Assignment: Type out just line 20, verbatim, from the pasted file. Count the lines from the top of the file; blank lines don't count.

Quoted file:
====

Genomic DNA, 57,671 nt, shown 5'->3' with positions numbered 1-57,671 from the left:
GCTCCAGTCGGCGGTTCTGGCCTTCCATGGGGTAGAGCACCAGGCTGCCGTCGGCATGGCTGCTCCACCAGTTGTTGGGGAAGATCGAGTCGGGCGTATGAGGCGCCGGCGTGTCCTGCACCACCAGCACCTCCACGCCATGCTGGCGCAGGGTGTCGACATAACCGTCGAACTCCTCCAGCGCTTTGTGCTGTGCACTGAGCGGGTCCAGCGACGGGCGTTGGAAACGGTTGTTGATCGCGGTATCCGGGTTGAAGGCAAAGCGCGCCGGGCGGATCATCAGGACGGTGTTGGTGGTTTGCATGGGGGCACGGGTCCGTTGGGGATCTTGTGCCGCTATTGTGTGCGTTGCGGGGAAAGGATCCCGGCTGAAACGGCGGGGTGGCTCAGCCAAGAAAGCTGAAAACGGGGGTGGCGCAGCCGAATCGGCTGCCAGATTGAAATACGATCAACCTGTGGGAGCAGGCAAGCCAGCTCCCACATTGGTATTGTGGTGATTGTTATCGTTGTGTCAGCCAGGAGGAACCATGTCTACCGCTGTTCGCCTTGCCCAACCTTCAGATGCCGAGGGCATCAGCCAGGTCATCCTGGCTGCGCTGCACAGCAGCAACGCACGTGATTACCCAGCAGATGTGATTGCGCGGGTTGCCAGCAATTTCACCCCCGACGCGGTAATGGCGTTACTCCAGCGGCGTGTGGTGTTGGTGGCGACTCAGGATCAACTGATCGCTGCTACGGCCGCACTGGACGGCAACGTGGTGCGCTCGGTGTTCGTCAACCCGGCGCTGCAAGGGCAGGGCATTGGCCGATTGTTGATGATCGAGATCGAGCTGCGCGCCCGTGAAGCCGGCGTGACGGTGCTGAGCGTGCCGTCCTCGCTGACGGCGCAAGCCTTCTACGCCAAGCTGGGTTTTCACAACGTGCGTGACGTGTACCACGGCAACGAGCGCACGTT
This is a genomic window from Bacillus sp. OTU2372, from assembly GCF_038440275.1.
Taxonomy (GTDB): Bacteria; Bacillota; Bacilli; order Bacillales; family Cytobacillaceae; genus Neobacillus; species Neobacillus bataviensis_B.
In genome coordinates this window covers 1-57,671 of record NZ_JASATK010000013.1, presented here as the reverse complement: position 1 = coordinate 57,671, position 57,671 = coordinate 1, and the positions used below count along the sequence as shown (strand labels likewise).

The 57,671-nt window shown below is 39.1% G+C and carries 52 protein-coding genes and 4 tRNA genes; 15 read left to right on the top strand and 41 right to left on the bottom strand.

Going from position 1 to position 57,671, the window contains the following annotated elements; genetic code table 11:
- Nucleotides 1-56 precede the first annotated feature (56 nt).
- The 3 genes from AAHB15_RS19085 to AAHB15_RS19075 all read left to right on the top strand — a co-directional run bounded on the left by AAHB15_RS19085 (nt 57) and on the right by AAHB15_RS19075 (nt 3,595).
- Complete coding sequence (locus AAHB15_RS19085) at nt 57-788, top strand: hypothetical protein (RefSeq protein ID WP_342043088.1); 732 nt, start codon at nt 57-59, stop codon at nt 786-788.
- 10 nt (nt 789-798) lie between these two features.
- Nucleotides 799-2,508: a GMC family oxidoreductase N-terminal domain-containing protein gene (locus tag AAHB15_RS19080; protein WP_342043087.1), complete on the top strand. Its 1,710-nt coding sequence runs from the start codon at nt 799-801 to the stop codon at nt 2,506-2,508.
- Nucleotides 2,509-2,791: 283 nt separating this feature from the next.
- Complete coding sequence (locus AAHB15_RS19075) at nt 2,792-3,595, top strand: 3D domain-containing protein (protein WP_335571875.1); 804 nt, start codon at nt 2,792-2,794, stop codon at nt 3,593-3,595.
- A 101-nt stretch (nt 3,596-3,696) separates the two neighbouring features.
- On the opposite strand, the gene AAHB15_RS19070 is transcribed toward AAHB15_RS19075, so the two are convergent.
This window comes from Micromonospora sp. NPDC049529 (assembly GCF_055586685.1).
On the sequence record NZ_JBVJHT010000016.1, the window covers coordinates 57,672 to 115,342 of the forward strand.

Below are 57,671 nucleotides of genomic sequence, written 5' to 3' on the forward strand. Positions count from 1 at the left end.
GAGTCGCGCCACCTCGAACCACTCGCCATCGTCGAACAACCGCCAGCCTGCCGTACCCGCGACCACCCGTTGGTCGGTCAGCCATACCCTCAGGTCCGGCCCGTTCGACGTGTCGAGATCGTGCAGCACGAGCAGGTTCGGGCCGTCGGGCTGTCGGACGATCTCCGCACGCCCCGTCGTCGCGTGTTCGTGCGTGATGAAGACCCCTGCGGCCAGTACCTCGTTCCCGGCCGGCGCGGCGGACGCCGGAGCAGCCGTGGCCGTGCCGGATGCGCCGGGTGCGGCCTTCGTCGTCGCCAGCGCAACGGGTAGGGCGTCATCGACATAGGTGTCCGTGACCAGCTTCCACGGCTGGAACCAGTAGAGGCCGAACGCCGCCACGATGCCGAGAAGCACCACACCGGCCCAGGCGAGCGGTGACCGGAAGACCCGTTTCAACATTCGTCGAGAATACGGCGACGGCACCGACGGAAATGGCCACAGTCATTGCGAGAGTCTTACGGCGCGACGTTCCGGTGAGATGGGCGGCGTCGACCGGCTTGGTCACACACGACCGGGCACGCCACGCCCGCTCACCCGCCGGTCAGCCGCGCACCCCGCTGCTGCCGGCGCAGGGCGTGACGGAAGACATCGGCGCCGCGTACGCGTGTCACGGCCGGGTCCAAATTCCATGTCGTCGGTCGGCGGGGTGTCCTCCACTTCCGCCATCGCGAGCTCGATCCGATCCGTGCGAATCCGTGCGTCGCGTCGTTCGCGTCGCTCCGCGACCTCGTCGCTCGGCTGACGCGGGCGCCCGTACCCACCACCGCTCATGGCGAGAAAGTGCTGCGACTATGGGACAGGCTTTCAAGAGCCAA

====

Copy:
GAGTCGCGCCACCTCGAACCACTCGCCATCGTCGAACAACCGCCAGCCTGCCGTACCCGCGACCACCCGTTGGTCGGTCAGCCATACCCTCAGGTCCGGCCCGTTCGACGTGTCGAGATCGTGCAGCACGAGCAGGTTCGGGCCGTCGGGCTGTCGGACGATCTCCGCACGCCCCGTCGTCGCGTGTTCGTGCGTGATGAAGACCCCTGCGGCCAGTACCTCGTTCCCGGCCGGCGCGGCGGACGCCGGAGCAGCCGTGGCCGTGCCGGATGCGCCGGGTGCGGCCTTCGTCGTCGCCAGCGCAACGGGTAGGGCGTCATCGACATAGGTGTCCGTGACCAGCTTCCACGGCTGGAACCAGTAGAGGCCGAACGCCGCCACGATGCCGAGAAGCACCACACCGGCCCAGGCGAGCGGTGACCGGAAGACCCGTTTCAACATTCGTCGAGAATACGGCGACGGCACCGACGGAAATGGCCACAGTCATTGCGAGAGTCTTACGGCGCGACGTTCCGGTGAGATGGGCGGCGTCGACCGGCTTGGTCACACACGACCGGGCACGCCACGCCCGCTCACCCGCCGGTCAGCCGCGCACCCCGCTGCTGCCGGCGCAGGGCGTGACGGAAGACATCGGCGCCGCGTACGCGTGTCACGGCCGGGTCCAAATTCCATGTCGTCGGTCGGCGGGGTGTCCTCCACTTCCGCCATCGCGAGCTCGATCCGATCCGTGCGAATCCGTGCGTCGCGTCGTTCGCGTCGCTCCGCGACCTCGTCGCTCGGCTGACGCGGGCGCCCGTACCCACCACCGCTCATGGCGAGAAAGTGCTGCGACTATGGGACAGGCTTTCAAGAGCCAA